This is the theme of the first piece in this three-part show in which she has worked with Japanese percussionist Joji Hirota. It is in essence a film of a performance. Ahead of you an eight-foot high black and white screen holds a subtly animated image of what at first appears to be a minimal abstract painting. To your right, another similar screen, in colour now, plays footage of Ogilvie standing in her studio. Clad in a chic black trouser suit she crouches over a shallow tank of water and starts to make gentle ripples with her hand. As she does so the screen to your front bursts into life and you realise that it is in fact an image of the surface of the water tank in which Ogilvie is making her interventions. At the same time you become aware of music. A thin hum at first, building in strength, which is revealed, by a glance to your left, to be sensitive, complex percussion created alongside Ogilvie, by Hirota.

Stand here for the 10-minute film; focus on the wall of water and you travel with the two artists as the mood of their choreography changes from serene to frantic and ripples, replaced by waves, unlike taking time to lose yourself in the abstract depths of a work by James Turrell or Anish Kapoor.

Engaging as this work is, however, it does not prepare you for the impact of the second room. Ogilvie has transformed the main gallery space of DCA into a vast black lake. The room is dimly lit and it is with caution that you approach the edge of the dark and strangely sinister body of water which instantly conveys one of the artist's abiding preoccupations: the beauty and implicit menace of a sea perceived as disingenuously seductive. It is bisected by a walkway, while others take you around its perimeter. Three of the walls are filled by huge projections. On one Ogilvie plays a video of what she calls the water cycle; from a trickle to a meander, a flood and finally into mist - its evaporated form. The other two walls play an image of one half of the lake itself. From time to time water in drips and flurries empties into the pool from a mechanism on the ceiling and we are able to observe the effect played out on the wall above. Walk to the end of the room and you find yourself in the third part of the installation, a tiny room in which, confronted by another pool with a screen wall, you are yourself encouraged to participate in the art by taking up a stick and playing with the surface of the water.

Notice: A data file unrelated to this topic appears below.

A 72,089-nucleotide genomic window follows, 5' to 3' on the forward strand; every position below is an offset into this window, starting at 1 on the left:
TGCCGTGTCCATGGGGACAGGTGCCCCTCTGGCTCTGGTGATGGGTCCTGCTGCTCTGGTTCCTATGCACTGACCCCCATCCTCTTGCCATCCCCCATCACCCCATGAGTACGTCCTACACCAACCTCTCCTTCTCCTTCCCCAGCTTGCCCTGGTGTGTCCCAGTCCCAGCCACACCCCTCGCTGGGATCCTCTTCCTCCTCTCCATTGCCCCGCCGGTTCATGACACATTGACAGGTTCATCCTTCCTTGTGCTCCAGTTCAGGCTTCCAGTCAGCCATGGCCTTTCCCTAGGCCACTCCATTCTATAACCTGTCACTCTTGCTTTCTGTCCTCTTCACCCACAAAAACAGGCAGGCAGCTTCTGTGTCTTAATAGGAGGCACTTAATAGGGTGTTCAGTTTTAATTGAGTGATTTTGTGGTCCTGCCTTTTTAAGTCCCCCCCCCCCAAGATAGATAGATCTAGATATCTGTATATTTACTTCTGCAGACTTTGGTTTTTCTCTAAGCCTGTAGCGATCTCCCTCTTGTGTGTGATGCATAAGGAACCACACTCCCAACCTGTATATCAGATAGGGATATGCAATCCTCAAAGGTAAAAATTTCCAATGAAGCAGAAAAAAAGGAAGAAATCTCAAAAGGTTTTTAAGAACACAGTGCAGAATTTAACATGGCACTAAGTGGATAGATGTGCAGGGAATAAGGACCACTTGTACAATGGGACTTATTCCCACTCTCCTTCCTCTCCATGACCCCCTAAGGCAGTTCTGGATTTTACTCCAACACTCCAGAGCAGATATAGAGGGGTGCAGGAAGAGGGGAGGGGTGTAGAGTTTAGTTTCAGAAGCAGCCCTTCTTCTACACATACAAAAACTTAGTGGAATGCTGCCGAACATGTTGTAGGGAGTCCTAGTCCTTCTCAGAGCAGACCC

It's a child's game perhaps, like skimming stones. But like much of the best art, mere description cannot convey the subtle power of Ogilvie's masterpiece. For this surely is what we are experiencing: the culmination of a desire to make not a representation of the sea, but its sensual equivalent - an endless stream of changing sensations.

This is a seminal work, which, just as Richard Wilson's celebrated sump oil tank once graced the Saatchi, should perhaps reside in a Scottish permanent collection. It is also required viewing for anyone who wants to understand one of the most important strands which continues to feed the creation of our nation's art.

Scotland on Sunday Sun 22 Jan 2006
Elizabeth Ogilvie
ISBN 0 9542026 7 8
Texts by Wendy Gunn, Katrina Brown, Thomas A Clark.